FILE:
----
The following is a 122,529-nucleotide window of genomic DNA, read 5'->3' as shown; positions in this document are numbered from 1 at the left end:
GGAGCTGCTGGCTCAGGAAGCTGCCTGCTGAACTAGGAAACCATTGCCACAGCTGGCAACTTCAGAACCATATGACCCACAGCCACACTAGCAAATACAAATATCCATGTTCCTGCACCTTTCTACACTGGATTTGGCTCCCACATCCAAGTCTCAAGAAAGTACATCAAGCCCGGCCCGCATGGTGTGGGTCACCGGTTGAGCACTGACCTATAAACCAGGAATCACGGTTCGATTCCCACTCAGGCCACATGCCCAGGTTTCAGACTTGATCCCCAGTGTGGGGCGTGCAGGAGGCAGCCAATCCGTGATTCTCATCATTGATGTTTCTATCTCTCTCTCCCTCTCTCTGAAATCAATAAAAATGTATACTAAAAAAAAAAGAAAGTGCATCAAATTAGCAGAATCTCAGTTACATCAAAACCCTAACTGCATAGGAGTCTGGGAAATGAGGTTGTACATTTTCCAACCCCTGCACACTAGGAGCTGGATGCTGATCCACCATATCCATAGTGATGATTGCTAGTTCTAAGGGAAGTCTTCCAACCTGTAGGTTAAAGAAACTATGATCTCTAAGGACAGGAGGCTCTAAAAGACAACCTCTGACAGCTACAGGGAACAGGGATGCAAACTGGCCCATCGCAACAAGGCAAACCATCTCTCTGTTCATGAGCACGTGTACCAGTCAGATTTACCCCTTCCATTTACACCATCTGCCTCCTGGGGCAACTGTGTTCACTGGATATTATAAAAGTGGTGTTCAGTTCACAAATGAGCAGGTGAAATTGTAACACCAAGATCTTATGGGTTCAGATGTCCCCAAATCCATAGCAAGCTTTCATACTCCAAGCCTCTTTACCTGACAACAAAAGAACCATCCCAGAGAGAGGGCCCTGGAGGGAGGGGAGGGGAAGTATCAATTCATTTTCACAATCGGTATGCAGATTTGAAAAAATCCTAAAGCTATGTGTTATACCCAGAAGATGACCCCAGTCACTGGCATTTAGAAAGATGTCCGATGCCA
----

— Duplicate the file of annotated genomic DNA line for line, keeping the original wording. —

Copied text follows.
The following is a 122,529-nucleotide window of genomic DNA, read 5'->3' as shown; positions in this document are numbered from 1 at the left end:
GGAGCTGCTGGCTCAGGAAGCTGCCTGCTGAACTAGGAAACCATTGCCACAGCTGGCAACTTCAGAACCATATGACCCACAGCCACACTAGCAAATACAAATATCCATGTTCCTGCACCTTTCTACACTGGATTTGGCTCCCACATCCAAGTCTCAAGAAAGTACATCAAGCCCGGCCCGCATGGTGTGGGTCACCGGTTGAGCACTGACCTATAAACCAGGAATCACGGTTCGATTCCCACTCAGGCCACATGCCCAGGTTTCAGACTTGATCCCCAGTGTGGGGCGTGCAGGAGGCAGCCAATCCGTGATTCTCATCATTGATGTTTCTATCTCTCTCTCCCTCTCTCTGAAATCAATAAAAATGTATACTAAAAAAAAAAGAAAGTGCATCAAATTAGCAGAATCTCAGTTACATCAAAACCCTAACTGCATAGGAGTCTGGGAAATGAGGTTGTACATTTTCCAACCCCTGCACACTAGGAGCTGGATGCTGATCCACCATATCCATAGTGATGATTGCTAGTTCTAAGGGAAGTCTTCCAACCTGTAGGTTAAAGAAACTATGATCTCTAAGGACAGGAGGCTCTAAAAGACAACCTCTGACAGCTACAGGGAACAGGGATGCAAACTGGCCCATCGCAACAAGGCAAACCATCTCTCTGTTCATGAGCACGTGTACCAGTCAGATTTACCCCTTCCATTTACACCATCTGCCTCCTGGGGCAACTGTGTTCACTGGATATTATAAAAGTGGTGTTCAGTTCACAAATGAGCAGGTGAAATTGTAACACCAAGATCTTATGGGTTCAGATGTCCCCAAATCCATAGCAAGCTTTCATACTCCAAGCCTCTTTACCTGACAACAAAAGAACCATCCCAGAGAGAGGGCCCTGGAGGGAGGGGAGGGGAAGTATCAATTCATTTTCACAATCGGTATGCAGATTTGAAAAAATCCTAAAGCTATGTGTTATACCCAGAAGATGACCCCAGTCACTGGCATTTAGAAAGATGTCCGATGCCA